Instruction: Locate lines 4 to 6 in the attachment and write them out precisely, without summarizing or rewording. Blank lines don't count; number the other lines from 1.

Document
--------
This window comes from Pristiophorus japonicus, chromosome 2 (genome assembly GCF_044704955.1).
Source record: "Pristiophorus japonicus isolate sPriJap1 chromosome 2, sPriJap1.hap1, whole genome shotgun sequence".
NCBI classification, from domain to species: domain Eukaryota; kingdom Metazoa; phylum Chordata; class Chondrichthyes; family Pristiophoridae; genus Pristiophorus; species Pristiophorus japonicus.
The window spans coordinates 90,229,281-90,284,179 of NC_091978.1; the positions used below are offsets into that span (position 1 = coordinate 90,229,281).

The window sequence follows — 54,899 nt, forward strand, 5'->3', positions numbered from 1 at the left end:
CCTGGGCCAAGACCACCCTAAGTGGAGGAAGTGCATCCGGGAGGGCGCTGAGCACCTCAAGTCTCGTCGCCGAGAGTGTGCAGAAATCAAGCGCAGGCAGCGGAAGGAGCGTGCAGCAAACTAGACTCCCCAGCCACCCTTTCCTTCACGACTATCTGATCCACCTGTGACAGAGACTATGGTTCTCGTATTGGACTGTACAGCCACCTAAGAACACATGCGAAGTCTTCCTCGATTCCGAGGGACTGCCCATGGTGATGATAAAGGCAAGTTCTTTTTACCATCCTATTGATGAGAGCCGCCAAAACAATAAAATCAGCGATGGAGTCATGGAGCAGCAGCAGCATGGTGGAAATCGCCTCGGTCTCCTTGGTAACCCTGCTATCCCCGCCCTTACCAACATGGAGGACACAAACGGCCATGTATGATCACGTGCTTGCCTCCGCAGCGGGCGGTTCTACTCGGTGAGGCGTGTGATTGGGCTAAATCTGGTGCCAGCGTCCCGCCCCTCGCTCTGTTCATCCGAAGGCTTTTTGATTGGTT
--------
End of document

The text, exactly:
The window spans coordinates 90,229,281-90,284,179 of NC_091978.1; the positions used below are offsets into that span (position 1 = coordinate 90,229,281).

The window sequence follows — 54,899 nt, forward strand, 5'->3', positions numbered from 1 at the left end:
CCTGGGCCAAGACCACCCTAAGTGGAGGAAGTGCATCCGGGAGGGCGCTGAGCACCTCAAGTCTCGTCGCCGAGAGTGTGCAGAAATCAAGCGCAGGCAGCGGAAGGAGCGTGCAGCAAACTAGACTCCCCAGCCACCCTTTCCTTCACGACTATCTGATCCACCTGTGACAGAGACTATGGTTCTCGTATTGGACTGTACAGCCACCTAAGAACACATGCGAAGTCTTCCTCGATTCCGAGGGACTGCCCATGGTGATGATAAAGGCAAGTTCTTTTTACCATCCTATTGATGAGAGCCGCCAAAACAATAAAATCAGCGATGGAGTCATGGAGCAGCAGCAGCATGGTGGAAATCGCCTCGGTCTCCTTGGTAACCCTGCTATCCCCGCCCTTACCAACATGGAGGACACAAACGGCCATGTATGATCACGTGCTTGCCTCCGCAGCGGGCGGTTCTACTCGGTGAGGCGTGTGATTGGGCTAAATCTGGTGCCAGCGTCCCGCCCCTCGCTCTGTTCATCCGAAGGCTTTTTGATTGGTT